This is the first in a two-part reflection on the "border crisis."
A lack of solid information has never stopped an American from forming an unshakeable conviction, and so it is on the question, what to do about the border with Mexico.
I don’t know how the "border crisis" will end or even whether it will end. I do know that NAFTA and CAFTA are making it worse for Mexico and Central America and for us. I do know that keeping our focus exclusively on illegal immigration keeps our attention off the far greater threat of privatization, disaster capitalism, and the flagrant disinvestment of major US corporations in the future of America.
I also know that cries for a border wall and protestations of national sovereignty are too often made by people who've never been southwest of Cincinnati--often the same people who support invading Iraq and taking its oil because our need makes us entitled to it.
For me, attacking people who have the guts to walk across this killer desert to pursue hopes their leaders and ours have made unrealizable at home, is just wrong. Even the rhetoric we use distances us from our capacity for empathy and thus from the conviction to pursue a truly just and lasting solution. These aren’t “illegals.” They, like us, are dreams incarnate. For more, keep reading.
If you could visit southern Arizona with me, you would see that the line that marks the US-Mexican border is utterly arbitrary. If we went to Nogales, for instance, you would see a wall that cuts a town right in two. You would see that on one side of that wall, most of the people have brown skins and black hair, and on the other side, most of them have brown skins and black hair. Many are related. Many Mexican families have been on this side for generations, and have relatives on both sides.
There’s not a lot of difference. Except for the signs, I guess, and the houses. The first time you see them, so close, the differences are repulsive. On that side, shanties of tin expand and ping in the rising heat. They run up the hill alongside the wall next to one-room cinder-block dwellings, squat, rough-mortared, and often aslant. It’s bad. It is said that just crossing that wall will raise a person’s income 10 times over. It seems likely. On this side, modest houses sit in tidy ranks athwart the hillside, here a white clapboard Victorian, there a dusty 1950s bungalow, and over there a low, khaki Territorial, its peaked tin roof flashing in the ubiquitous sun.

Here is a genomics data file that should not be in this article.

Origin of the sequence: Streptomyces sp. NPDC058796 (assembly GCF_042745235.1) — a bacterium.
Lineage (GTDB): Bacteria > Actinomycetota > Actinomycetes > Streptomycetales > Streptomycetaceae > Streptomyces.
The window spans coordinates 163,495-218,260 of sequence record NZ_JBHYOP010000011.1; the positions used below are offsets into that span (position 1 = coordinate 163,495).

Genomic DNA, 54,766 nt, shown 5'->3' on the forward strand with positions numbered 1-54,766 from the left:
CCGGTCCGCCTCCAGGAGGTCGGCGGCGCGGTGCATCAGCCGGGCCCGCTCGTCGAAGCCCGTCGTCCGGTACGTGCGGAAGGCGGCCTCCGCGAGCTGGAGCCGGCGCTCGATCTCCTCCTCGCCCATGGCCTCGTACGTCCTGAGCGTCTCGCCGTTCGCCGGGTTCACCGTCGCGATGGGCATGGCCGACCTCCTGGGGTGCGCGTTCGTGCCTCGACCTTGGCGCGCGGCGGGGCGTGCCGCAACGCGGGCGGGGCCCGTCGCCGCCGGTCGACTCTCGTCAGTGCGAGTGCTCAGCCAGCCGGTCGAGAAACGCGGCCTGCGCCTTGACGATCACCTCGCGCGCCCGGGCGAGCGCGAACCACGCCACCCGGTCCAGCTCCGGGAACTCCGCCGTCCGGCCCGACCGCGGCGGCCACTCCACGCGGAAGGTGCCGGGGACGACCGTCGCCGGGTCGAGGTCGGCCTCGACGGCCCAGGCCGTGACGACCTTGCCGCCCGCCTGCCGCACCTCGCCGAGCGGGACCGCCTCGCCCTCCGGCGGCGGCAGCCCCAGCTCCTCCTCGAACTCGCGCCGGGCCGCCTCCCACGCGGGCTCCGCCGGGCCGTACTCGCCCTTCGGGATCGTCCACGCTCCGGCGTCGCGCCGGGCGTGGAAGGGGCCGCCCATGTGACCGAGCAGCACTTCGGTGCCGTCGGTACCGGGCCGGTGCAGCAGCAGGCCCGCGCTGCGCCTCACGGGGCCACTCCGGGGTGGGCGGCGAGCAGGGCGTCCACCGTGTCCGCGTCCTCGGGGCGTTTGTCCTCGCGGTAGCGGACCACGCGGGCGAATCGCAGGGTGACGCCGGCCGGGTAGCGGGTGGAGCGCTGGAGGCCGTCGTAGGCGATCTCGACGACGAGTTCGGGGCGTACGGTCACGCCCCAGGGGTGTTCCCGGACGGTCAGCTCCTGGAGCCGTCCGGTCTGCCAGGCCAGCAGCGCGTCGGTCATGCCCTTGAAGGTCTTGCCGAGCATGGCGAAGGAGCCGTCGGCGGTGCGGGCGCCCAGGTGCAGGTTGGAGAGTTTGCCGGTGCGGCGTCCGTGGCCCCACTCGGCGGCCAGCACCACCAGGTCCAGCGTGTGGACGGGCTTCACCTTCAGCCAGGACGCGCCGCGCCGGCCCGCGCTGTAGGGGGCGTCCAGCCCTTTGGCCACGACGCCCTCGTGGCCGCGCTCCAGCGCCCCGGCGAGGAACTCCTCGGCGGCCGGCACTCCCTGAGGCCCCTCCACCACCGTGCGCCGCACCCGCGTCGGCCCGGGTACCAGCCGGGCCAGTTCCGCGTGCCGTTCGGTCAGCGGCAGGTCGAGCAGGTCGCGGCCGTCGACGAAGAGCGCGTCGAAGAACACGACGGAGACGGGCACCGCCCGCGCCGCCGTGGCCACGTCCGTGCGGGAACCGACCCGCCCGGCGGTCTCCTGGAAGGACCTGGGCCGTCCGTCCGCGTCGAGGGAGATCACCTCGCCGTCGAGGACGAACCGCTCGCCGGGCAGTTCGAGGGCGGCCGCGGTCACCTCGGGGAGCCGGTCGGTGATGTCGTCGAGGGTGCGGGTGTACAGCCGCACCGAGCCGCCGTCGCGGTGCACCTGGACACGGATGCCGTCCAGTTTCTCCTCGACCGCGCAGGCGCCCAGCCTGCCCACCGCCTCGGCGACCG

On Nogales’ outskirts, the broad expanse of desert makes a tawny foil for a Jay-blue sky and distant violet mountains. The desert’s subtle palette and the glass-dry air agree to make a fool of us: It doesn’t look so tough, does it? It’s flat, after all, and there’s not much brush. But out here, they say that whatever lives in the desert is probably poisonous and either stabs, stings, or bites. Only your angle of view obscures the ragged arroyos, deadly in a flash flood. High, shard mountains that seem four or five miles away are maybe two days out, by foot—if you’re fit and have water.
If you’re new here, and if you’ve come here in the summertime, you will already have discovered why a person can easily die in this desert. Your body will have experienced this truth well before your mind has even begun to come to terms. A person in ordinary physical shape, sight-seeing as one might in DC, say, will find that a thirty-minute stroll in 108° Fahrenheit brings a vague dizziness, fatigue, rasping thirst, and a goodly dose of humility.
But you’re there, air-conditioned and watered, and this world is a million miles away. All you really know is what you’ve heard: There’s a “border crisis.”
Most Americans are as intimately familiar with our “order crisis” as with the challenge of democracy in Egypt. But lack of good information has never yet stopped any of us from offering an opinion.
So what would you say to setting up immigration checkpoints along Interstate 19, which links Nogales with Tucson and points north? Seems like a good idea to check all northbound vehicles for stowaway immigrants and coyotes, and when you find them, arrest them and send them back home, right? Bueno?
Maybe not. Here’s one first-hand, been-there point of view--from the Rev. Randy Mayer, a officer of Humane Borders, and a citizen member of a Green Valley committee considering the location of a checkpoint on the north side of I-19: